Years: 2023 – 2028
Principle Investigator: Craig Drury (AAFC Harrow)
Collaborators: Mario Tenuta (U of Manitoba), Claudia Wagner-Riddle (U of Guelph), Joann Whalen (McGill U), Ikechukwu Agomoh (AAFC Fredericton), David Pelster (AAFC Québec), Ward Smith (AAFC Ottawa), Lori Phillips (AAFC Harrow), Xueming Yang (AAFC Harrow), Alfons Weersink (U of Guelph)
Funding Program: AAFC Sustainable Canadian Agricultural Partnership (SCAP) – Canadian Field Crop Research Alliance (CFCRA) Cluster
Funding Sources: CFCRA (including Atlantic Grains Counctil, Producteurs de Grains du Québec, Grain Farmers of Ontario, Manitoba Crop Alliance, Manitoba Pulse & Soybean Growers, Saskatchewan Pulse Growers, Prairie Oat Growers Association, SeCan, and FP Genetics), Grain Farmers of Ontario, Fertilizer Canada, MAPAQ-PALCCA, NSERC Alliance, NSERC Discovery Grant, and AAFC[MP1] 

4R N Management Practice: Source
Summary: Two major environmental issues facing Canadian agriculture are (1) reduced carbon inputs associated with annual cropping, increased planting of soybean, and less frequent growing of cereal and perennial forage, and (2) environmental losses of nitrogen, including nitrous oxide emissions, nitrate leaching, and ammonia volatilization, associated with N fertilization. Cover cropping can increase soil organic C by increasing annual primary production, and implementing 4R nutrient management strategies can reduce N2O emissions from fertilizer use. This project will investigate both these practices in major corn growing regions in Canada. Corn was chosen because it requires high nitrogen inputs relative to other crops and is a major agricultural commodity in Canada with recent increases in area planted.

Field trials will include 8 core treatments evaluated in 6 regions (South Central Manitoba; Elora, ON; Woodslee, ON; Ste. Anne de Bellevue, QC; Quebec City, QC; and Fredericton, NB) during 4 growing seasons. These treatments include using cereal rye as a fall over-winter non-legume cover crop and a side-dress injected urea ammonium nitrate (UAN) fertilizer solution with combined urease and nitrification inhibitors under no tillage and conservation tillage.

There are four main objectives: (1) determine the impact of cover crops and combined urease & nitrification inhibitors under no-tillage and conservation tillage treatments from 6 sites (4 Provinces) on growing-season N2O & CO2 emissions over 4 years and on agronomic parameters (e.g. nitrogen uptake and corn yields) and economics over 5 years, (2) increase carbon stocks and the labile C fractions using cover crop and inhibitor treatments, (3) model the 24 site-years of data using the Canada DeNitrification-DeComposition (Canada DNDC) model to understand integrated agronomic and environmental impacts and scale up to the provincial levels in MB, ON, PQ and NB, and (4) evaluate how the microbially-mediated carbon and nitrogen cycling processes that underpin soil health are altered by combined cover crop and inhibitor treatments.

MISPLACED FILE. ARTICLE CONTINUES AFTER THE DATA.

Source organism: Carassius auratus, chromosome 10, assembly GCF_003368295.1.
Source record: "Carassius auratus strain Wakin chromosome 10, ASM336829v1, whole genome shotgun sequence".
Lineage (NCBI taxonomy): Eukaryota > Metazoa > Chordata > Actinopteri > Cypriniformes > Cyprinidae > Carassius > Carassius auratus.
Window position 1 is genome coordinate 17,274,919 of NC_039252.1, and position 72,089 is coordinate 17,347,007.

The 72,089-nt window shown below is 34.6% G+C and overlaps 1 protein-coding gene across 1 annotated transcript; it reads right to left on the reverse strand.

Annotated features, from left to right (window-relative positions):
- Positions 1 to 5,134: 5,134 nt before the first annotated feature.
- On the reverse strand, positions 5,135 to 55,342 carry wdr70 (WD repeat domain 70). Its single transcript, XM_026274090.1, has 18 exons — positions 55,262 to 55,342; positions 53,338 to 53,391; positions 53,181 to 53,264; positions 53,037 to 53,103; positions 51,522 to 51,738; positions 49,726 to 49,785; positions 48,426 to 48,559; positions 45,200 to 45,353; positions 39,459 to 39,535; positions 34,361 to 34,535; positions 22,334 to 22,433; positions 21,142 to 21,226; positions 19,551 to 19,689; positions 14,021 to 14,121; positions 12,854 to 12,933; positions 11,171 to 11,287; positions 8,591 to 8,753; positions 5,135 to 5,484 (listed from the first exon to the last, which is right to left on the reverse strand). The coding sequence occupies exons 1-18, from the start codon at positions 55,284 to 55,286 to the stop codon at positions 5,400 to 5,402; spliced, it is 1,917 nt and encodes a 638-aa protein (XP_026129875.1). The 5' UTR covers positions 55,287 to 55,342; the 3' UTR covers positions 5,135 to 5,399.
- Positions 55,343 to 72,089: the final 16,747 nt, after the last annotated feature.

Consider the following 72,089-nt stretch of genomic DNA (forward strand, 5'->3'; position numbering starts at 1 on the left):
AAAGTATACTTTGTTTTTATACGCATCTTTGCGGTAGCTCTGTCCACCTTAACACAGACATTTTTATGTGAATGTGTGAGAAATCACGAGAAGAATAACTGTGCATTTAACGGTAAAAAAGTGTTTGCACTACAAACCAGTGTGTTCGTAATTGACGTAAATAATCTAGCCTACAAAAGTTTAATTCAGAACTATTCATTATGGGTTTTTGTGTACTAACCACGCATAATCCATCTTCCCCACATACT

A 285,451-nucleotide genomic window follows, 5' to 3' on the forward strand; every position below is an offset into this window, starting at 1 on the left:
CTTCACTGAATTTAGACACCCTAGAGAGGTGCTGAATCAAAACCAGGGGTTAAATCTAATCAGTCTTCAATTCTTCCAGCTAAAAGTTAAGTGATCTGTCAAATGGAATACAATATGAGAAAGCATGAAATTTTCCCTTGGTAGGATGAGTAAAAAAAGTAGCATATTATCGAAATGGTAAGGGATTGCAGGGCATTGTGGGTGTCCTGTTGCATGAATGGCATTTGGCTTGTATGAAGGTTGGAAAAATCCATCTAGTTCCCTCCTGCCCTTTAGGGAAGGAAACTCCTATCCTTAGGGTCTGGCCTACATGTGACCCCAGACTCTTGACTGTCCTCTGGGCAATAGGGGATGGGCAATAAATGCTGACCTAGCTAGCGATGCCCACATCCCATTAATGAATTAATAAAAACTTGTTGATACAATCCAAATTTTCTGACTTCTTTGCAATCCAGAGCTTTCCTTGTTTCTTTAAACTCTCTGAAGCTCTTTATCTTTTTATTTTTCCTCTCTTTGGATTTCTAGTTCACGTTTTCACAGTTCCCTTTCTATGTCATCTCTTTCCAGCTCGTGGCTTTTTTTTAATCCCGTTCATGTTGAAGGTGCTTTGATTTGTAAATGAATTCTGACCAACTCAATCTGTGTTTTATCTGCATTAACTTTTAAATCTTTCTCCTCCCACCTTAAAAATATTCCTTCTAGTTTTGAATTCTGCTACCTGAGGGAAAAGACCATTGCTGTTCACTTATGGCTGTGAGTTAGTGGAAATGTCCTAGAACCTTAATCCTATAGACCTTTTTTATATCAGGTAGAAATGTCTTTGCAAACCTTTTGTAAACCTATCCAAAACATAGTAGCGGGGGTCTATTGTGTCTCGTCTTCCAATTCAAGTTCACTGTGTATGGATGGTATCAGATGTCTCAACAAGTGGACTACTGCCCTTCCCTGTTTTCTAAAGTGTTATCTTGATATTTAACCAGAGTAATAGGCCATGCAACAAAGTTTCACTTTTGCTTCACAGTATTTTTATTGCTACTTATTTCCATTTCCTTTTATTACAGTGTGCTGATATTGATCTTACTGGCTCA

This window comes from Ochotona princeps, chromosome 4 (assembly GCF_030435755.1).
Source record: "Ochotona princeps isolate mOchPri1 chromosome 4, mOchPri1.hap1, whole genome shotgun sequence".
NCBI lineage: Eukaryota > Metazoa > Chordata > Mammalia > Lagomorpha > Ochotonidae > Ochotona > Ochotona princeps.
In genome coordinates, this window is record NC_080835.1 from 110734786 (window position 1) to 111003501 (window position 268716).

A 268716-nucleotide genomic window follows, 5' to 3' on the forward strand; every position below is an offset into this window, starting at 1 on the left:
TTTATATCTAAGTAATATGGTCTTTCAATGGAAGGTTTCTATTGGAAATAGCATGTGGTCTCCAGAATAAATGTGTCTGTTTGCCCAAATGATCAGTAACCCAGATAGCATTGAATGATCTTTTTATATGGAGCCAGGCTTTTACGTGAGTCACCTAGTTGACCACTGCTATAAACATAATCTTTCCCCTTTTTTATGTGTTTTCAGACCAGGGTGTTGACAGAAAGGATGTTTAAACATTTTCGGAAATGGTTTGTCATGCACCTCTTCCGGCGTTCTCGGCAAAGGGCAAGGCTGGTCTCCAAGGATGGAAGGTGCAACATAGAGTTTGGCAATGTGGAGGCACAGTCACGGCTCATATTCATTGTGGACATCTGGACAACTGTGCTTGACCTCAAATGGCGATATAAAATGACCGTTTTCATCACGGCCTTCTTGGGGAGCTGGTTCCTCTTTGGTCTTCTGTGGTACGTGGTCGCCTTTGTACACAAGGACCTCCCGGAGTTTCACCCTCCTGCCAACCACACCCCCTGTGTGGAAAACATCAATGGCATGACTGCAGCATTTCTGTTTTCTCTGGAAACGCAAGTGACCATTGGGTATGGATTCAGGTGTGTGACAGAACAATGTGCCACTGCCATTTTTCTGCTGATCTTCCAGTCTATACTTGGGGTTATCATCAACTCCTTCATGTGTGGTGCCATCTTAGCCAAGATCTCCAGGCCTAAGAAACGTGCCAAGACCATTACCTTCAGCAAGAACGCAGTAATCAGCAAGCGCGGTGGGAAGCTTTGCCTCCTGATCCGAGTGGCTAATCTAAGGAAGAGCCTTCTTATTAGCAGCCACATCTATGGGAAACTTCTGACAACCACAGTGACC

A Prairie Assessment of Nitrogen Stabilizers and Split Fertilizer Application in Sustaining Spring Wheat Yield, Protein, and Production Economics While Reducing Nitrous Oxide Emissions

Years: 2023 – 2028
Principle Investigator: Mario Tenuta (U of Manitoba)
Co-Applicant(s): Mervin St. Luce (AAFC Swift Current), Xiying Hao (AAFC Lethbridge), Brian Beres (AAFC Lethbridge)
Collaborators: Hiroshi Kubota (AAFC Lacombe), Guillermo Hernandez-Ramirez, (U of Alberta), Bill May (AAFC Indian Head), Tristan Skolrud (U of Saskatchewan)
Funding Program: AAFC Sustainable Canadian Agricultural Partnership (SCAP) – Wheat Cluster

4R N Management Practice: Rate, Source, Time
Summary: Past research with spring wheat and other crops has observed that nitrification inhibitors and urease inhibitors can significantly decrease direct N2O emissions from soil and indirect emissions from ammonia volatilization, respectively. This research is so far limited to a few areas of the Prairies. Research has also shown that split application of N can decrease emissions compared to addition at seeding for corn and potato; similar research has not been conducted for wheat. This project will carry out a pan-Prairie field study to determine the benefit of combinations of split application, inhibitor-treated urea, and reduced rate urea addition to agronomic performance and the reduction in N2O emissions from Canadian Western Red Spring Wheat, the largest class of spring wheat produced in the Prairies.